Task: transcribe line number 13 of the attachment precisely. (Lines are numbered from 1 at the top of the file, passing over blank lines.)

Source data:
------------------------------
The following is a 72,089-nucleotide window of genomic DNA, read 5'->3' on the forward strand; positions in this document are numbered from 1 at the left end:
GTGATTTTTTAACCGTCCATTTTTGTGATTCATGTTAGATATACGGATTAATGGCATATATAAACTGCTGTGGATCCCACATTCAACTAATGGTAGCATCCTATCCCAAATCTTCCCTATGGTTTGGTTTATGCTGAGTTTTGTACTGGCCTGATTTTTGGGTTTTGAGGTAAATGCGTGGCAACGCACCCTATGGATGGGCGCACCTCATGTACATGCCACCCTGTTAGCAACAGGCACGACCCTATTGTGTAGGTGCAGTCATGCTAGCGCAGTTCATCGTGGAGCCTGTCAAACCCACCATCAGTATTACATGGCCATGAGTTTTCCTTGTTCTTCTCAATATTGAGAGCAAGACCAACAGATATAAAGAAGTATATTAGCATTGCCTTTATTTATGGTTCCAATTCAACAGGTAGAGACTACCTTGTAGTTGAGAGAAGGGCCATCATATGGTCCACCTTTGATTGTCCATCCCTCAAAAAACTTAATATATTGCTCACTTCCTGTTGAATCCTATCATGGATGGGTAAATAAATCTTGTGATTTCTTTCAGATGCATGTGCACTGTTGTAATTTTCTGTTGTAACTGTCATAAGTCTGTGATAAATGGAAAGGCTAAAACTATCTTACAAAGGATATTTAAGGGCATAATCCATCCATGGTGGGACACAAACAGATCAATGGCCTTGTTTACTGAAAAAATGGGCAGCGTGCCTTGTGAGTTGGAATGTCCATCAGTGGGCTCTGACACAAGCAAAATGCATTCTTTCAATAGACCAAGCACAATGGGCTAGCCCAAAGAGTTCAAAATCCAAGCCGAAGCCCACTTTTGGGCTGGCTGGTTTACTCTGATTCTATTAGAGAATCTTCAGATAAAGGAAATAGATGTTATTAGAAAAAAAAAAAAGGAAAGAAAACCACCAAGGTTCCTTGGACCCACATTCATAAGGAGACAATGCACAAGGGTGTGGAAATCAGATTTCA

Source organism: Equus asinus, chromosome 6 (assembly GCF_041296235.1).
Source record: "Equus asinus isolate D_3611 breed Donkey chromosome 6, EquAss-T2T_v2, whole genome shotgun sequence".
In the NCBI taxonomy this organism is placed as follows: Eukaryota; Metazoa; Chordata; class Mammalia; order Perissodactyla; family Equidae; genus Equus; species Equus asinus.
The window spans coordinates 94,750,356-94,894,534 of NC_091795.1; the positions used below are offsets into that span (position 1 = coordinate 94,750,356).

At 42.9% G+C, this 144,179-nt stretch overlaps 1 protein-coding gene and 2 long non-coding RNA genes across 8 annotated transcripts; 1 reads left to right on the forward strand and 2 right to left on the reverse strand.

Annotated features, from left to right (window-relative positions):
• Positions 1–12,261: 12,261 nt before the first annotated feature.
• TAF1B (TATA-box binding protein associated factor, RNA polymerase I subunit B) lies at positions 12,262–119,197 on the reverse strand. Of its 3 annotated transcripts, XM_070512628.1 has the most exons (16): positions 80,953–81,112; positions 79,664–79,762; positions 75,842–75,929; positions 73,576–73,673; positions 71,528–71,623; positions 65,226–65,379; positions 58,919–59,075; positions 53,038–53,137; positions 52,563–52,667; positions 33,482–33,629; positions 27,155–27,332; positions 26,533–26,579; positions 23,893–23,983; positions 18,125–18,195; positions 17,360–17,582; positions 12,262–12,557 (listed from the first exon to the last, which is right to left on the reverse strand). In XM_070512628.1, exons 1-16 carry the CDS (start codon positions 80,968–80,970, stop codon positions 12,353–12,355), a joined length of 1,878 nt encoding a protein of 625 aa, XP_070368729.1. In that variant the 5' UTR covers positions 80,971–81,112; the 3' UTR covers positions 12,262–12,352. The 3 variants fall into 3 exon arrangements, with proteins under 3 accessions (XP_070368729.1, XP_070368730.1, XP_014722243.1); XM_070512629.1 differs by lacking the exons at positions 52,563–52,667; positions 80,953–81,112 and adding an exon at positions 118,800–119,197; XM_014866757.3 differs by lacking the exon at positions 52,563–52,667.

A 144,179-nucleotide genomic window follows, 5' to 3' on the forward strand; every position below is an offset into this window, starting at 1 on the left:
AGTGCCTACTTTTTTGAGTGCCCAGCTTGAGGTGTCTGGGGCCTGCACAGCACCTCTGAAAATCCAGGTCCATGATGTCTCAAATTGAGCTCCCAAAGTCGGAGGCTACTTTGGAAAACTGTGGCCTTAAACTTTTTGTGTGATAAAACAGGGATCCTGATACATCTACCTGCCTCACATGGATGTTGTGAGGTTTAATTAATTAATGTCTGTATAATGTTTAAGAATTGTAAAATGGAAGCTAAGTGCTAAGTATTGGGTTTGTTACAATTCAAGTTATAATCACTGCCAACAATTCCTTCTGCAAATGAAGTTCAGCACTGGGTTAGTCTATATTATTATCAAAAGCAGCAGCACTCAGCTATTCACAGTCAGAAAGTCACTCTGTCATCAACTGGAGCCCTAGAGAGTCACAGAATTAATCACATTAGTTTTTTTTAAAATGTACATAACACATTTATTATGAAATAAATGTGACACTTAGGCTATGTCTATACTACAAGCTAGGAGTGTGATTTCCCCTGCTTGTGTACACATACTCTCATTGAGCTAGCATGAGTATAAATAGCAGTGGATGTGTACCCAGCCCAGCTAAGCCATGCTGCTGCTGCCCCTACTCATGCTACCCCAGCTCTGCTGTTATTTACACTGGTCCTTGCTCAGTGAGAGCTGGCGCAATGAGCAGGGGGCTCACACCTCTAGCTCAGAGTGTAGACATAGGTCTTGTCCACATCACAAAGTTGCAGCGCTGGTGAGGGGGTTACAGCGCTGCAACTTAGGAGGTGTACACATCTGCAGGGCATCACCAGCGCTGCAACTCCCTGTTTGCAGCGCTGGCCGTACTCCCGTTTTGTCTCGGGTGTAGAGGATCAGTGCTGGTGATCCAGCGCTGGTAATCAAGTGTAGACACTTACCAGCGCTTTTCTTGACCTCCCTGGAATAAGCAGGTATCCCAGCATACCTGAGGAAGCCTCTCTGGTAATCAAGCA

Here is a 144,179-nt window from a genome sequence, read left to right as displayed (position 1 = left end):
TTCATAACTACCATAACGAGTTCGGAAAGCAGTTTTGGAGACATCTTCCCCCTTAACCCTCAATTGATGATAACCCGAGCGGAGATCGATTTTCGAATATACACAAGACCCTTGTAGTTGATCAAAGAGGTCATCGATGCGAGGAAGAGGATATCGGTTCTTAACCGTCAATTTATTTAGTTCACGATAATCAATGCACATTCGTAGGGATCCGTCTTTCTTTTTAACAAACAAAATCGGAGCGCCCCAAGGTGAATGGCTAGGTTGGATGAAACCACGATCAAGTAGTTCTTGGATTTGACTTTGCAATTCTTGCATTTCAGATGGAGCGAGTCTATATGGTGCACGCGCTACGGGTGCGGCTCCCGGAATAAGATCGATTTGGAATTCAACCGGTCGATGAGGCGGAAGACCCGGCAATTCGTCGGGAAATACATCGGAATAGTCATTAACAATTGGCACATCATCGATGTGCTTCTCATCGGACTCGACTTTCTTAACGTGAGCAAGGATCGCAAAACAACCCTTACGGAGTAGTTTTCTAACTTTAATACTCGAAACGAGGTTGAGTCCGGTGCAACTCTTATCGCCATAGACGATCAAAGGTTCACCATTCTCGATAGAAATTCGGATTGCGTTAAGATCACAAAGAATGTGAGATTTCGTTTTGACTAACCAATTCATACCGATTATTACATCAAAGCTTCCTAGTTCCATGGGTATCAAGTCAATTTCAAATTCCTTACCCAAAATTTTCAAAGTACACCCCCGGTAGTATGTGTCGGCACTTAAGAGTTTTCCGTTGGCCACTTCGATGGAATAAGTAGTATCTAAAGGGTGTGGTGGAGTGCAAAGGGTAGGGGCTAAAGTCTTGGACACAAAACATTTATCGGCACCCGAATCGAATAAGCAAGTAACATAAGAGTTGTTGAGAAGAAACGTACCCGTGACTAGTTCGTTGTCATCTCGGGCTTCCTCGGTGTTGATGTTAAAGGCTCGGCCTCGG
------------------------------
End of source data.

Here is a 144,179-nt window from a genome sequence, read left to right as displayed (position 1 = left end):